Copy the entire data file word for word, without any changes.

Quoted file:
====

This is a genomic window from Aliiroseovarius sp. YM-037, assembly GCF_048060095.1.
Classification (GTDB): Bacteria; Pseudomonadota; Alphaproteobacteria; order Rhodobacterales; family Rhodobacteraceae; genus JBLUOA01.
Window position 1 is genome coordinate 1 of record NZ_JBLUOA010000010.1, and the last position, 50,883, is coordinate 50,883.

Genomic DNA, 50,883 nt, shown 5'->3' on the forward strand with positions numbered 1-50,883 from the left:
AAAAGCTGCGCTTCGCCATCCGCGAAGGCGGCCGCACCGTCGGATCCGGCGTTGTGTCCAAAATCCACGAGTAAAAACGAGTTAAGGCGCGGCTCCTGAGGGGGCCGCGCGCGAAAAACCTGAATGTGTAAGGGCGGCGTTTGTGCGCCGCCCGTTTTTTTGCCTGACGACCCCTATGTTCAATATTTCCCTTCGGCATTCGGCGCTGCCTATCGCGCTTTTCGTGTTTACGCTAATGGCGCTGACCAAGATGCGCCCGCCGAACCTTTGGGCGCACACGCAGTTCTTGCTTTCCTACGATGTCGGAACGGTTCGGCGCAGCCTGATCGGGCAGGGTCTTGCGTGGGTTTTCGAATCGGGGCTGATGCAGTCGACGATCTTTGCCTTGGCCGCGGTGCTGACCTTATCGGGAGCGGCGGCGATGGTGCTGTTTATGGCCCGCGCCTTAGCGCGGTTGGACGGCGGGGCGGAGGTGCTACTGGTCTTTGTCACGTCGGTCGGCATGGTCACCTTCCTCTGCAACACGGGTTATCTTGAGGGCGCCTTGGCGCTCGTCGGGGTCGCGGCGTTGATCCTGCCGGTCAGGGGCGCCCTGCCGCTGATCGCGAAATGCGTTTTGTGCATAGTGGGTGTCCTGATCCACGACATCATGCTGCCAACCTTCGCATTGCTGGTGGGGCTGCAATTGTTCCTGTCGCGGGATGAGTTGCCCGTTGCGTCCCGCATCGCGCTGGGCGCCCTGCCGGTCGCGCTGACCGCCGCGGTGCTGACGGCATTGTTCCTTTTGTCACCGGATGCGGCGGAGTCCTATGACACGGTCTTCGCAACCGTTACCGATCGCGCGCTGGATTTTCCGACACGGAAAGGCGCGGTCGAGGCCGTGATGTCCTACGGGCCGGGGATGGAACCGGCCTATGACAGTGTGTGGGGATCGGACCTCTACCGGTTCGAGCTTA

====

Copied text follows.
This is a genomic window from Aliiroseovarius sp. YM-037, assembly GCF_048060095.1.
Classification (GTDB): Bacteria; Pseudomonadota; Alphaproteobacteria; order Rhodobacterales; family Rhodobacteraceae; genus JBLUOA01.
Window position 1 is genome coordinate 1 of record NZ_JBLUOA010000010.1, and the last position, 50,883, is coordinate 50,883.

Genomic DNA, 50,883 nt, shown 5'->3' on the forward strand with positions numbered 1-50,883 from the left:
AAAAGCTGCGCTTCGCCATCCGCGAAGGCGGCCGCACCGTCGGATCCGGCGTTGTGTCCAAAATCCACGAGTAAAAACGAGTTAAGGCGCGGCTCCTGAGGGGGCCGCGCGCGAAAAACCTGAATGTGTAAGGGCGGCGTTTGTGCGCCGCCCGTTTTTTTGCCTGACGACCCCTATGTTCAATATTTCCCTTCGGCATTCGGCGCTGCCTATCGCGCTTTTCGTGTTTACGCTAATGGCGCTGACCAAGATGCGCCCGCCGAACCTTTGGGCGCACACGCAGTTCTTGCTTTCCTACGATGTCGGAACGGTTCGGCGCAGCCTGATCGGGCAGGGTCTTGCGTGGGTTTTCGAATCGGGGCTGATGCAGTCGACGATCTTTGCCTTGGCCGCGGTGCTGACCTTATCGGGAGCGGCGGCGATGGTGCTGTTTATGGCCCGCGCCTTAGCGCGGTTGGACGGCGGGGCGGAGGTGCTACTGGTCTTTGTCACGTCGGTCGGCATGGTCACCTTCCTCTGCAACACGGGTTATCTTGAGGGCGCCTTGGCGCTCGTCGGGGTCGCGGCGTTGATCCTGCCGGTCAGGGGCGCCCTGCCGCTGATCGCGAAATGCGTTTTGTGCATAGTGGGTGTCCTGATCCACGACATCATGCTGCCAACCTTCGCATTGCTGGTGGGGCTGCAATTGTTCCTGTCGCGGGATGAGTTGCCCGTTGCGTCCCGCATCGCGCTGGGCGCCCTGCCGGTCGCGCTGACCGCCGCGGTGCTGACGGCATTGTTCCTTTTGTCACCGGATGCGGCGGAGTCCTATGACACGGTCTTCGCAACCGTTACCGATCGCGCGCTGGATTTTCCGACACGGAAAGGCGCGGTCGAGGCCGTGATGTCCTACGGGCCGGGGATGGAACCGGCCTATGACAGTGTGTGGGGATCGGACCTCTACCGGTTCGAGCTTA